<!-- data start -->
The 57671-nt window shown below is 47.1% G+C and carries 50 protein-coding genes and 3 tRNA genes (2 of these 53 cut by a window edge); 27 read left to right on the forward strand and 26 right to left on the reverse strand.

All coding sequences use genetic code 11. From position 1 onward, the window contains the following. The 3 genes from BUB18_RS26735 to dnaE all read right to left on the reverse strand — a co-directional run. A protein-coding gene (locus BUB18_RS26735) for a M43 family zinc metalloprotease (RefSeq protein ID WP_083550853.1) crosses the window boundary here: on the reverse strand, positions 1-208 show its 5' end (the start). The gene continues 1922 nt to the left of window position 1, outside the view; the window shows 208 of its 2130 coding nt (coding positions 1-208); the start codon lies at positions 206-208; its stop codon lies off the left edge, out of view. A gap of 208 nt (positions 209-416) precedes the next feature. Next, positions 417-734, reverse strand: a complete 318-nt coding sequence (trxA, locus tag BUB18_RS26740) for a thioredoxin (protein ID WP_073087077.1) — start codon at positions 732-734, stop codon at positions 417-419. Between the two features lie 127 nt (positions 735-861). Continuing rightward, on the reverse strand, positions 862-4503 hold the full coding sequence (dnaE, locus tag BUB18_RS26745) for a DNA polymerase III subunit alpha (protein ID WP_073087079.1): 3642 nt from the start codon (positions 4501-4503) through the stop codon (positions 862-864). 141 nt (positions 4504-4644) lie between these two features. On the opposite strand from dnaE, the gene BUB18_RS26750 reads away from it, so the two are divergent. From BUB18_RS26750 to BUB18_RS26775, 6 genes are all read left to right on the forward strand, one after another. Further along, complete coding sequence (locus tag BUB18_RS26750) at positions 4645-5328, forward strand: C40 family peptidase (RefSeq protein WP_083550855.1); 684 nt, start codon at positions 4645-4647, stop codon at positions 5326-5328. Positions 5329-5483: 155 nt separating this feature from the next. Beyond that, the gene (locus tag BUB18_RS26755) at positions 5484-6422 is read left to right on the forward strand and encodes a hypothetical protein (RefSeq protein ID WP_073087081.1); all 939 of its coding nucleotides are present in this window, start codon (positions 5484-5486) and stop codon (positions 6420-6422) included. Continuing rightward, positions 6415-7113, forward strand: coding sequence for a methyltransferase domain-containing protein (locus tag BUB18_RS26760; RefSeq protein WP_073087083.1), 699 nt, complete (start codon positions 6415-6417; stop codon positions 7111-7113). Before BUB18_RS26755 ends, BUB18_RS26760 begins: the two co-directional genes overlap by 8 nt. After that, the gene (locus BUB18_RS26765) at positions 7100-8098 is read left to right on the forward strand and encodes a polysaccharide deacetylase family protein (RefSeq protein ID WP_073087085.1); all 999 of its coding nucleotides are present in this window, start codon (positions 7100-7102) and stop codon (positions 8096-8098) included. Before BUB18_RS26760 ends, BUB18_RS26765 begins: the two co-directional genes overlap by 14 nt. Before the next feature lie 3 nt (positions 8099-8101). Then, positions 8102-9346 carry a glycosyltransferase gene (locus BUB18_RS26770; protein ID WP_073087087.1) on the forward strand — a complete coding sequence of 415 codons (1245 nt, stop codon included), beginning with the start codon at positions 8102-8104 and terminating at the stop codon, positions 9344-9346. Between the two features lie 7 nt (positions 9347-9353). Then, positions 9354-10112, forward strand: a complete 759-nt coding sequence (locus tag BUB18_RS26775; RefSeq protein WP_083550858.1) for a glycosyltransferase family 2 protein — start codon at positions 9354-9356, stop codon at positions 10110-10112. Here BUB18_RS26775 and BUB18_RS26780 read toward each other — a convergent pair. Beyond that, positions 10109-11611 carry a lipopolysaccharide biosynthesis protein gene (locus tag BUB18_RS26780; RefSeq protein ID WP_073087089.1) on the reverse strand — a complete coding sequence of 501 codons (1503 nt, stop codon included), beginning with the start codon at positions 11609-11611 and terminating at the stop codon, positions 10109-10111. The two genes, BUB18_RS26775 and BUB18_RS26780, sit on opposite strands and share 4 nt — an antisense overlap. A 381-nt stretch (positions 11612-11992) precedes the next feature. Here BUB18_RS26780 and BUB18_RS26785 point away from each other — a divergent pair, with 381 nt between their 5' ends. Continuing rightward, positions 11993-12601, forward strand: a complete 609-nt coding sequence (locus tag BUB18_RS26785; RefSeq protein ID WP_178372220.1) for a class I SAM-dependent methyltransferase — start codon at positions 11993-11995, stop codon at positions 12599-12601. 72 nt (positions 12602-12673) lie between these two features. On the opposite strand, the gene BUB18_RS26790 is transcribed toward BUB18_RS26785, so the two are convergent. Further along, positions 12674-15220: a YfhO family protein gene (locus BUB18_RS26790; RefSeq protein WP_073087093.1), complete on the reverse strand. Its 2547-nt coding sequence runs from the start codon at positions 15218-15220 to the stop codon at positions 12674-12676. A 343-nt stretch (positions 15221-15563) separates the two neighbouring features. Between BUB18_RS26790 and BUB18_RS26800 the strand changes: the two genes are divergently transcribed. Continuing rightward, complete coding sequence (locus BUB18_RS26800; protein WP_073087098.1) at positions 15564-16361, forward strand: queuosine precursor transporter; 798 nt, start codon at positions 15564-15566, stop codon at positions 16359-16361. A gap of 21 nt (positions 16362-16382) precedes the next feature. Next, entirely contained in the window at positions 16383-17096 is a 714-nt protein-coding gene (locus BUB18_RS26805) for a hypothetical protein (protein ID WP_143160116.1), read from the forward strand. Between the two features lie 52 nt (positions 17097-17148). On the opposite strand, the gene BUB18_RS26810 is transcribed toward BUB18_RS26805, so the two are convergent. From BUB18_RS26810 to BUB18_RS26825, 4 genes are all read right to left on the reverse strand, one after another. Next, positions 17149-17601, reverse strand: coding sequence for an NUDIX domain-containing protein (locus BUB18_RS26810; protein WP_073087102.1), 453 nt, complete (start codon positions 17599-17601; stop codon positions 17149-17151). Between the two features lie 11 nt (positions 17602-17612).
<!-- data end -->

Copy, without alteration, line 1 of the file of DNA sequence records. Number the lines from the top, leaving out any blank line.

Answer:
The 57671-nt window shown below is 47.1% G+C and carries 50 protein-coding genes and 3 tRNA genes (2 of these 53 cut by a window edge); 27 read left to right on the forward strand and 26 right to left on the reverse strand.